GE Profit Surges, Boosted by Jet Engine Sales

General Electric Co. (GE) on Friday said third-quarter profit rose 15 percent, boosted by rebounding earnings at its energy business and strong demand for jet engines, although sales fell at media arm NBC Universal (search).

Strong demand for commercial airplanes continues to drive orders of GE's jet engines and aircraft financing, while a solid economy is spurring activity across the company's array of businesses, including plastics, health care products and commercial finance.

The conglomerate, whose shares rose slightly before the market opened, posted net income of $4.68 billion, or 44 cents per share, compared with $4.07 billion, or 38 cents per share, a year earlier. The results matched analysts' estimates and the company's own forecast last week.

Prudential Equity Group analyst Nicholas Heymann, who rates GE shares at "outperform," called the company a beacon of safe and predictable results.

"GE's near-term and long-term outlook now appears the best it has been in almost a decade," Heymann said in a note to clients.

Revenue rose 9 percent to $41.93 billion, ahead of Wall Street expectations for $41.2 billion. Orders rose 11 percent.

Meanwhile, revenue at NBC Universal fell 26 percent from a year earlier, when it benefited from advertising from the summer Olympics in Athens. NBC's prime-time television lineup suffered from disappointing ad sales despite solid profits from cable television.

Still, profit rose 13 percent at the media operation, and all six of Fairfield, Conn.-based GE's main business segments delivered earnings growth of more than 10 percent.

Revenue increased 8 percent and profit rose 6 percent at the energy business, which makes turbines and provides services to power plants. The unit, which is now part of the infrastructure segment, had snapped a string of 10 straight quarters of falling profit with an upturn in the second quarter.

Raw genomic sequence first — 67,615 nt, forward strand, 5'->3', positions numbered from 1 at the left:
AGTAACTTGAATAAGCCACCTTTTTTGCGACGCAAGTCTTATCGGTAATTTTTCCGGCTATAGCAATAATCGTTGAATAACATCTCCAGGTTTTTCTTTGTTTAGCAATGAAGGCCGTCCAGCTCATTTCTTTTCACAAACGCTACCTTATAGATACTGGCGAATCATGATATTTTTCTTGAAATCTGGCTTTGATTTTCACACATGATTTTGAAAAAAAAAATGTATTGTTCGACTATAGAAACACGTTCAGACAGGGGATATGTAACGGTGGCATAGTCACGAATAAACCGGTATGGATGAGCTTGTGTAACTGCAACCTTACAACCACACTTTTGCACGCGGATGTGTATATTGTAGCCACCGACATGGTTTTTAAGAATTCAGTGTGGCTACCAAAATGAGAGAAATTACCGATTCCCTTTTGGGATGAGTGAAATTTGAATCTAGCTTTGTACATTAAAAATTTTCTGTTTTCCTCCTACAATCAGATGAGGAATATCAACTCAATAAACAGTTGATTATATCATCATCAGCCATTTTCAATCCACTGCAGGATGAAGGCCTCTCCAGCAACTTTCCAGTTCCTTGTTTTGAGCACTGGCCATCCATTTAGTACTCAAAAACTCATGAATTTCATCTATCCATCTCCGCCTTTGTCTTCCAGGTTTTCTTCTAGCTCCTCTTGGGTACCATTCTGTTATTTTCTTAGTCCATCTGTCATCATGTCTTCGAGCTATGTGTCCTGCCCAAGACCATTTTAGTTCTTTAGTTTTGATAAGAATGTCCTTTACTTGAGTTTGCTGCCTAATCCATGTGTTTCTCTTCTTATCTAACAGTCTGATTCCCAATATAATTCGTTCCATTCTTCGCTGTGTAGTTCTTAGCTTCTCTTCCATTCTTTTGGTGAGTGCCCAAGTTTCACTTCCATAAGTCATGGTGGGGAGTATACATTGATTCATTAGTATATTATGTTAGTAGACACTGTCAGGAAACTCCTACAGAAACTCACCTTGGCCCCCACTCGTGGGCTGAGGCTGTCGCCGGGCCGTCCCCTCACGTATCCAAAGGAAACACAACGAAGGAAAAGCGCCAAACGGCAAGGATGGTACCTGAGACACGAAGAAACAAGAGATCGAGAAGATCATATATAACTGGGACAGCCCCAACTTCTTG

The financial services operation tied to the energy business delivered profit and revenue gains of more than 20 percent.

"You're still in the beginning of the upturn in its long-cycle businesses, and that's why it's projecting very strong earnings momentum for the next several quarters," said Steve Roukis, director of research at Matrix Asset Advisors.

"Looking at the next two to three years, you need a real economic dislocation to weaken GE," said Roukis, whose firm owns more than 1 million of the company's shares.

GE repeated its earnings outlook of $1.81 to $1.83 a share for the full year and forecast fourth-quarter profit of 56 cents to 58 cents. Analysts on average are expecting $1.82 for the year and 57 cents for the quarter.

Chief Executive Jeff Immelt (search) said the company expects to meet its 8 percent target for annual sales growth, excluding acquisitions and foreign exchange.

"We are well positioned for a strong finish to the year and solid double-digit growth into 2006," Immelt said.

The company said it incurred losses of $377 million from reinsurance losses tied to hurricane-related claims.

For the first nine months of the year, cash flow from operating activities rose 51 percent to $14.7 billion, boosted by increased dividends from GE's financial services businesses and improved cash generation from its industrial units.

It expects full-year cash flow from operations to exceed $20 billion.

As a result, the company has increased its stock repurchase plan for 2005 to $4 billion from $3 billion and said it is running ahead of a three-year program to buy back $15 billion in shares outstanding.

So far this year, the stock has fallen 7 percent, slightly worse than a 5 percent decline on the Dow Jones industrial average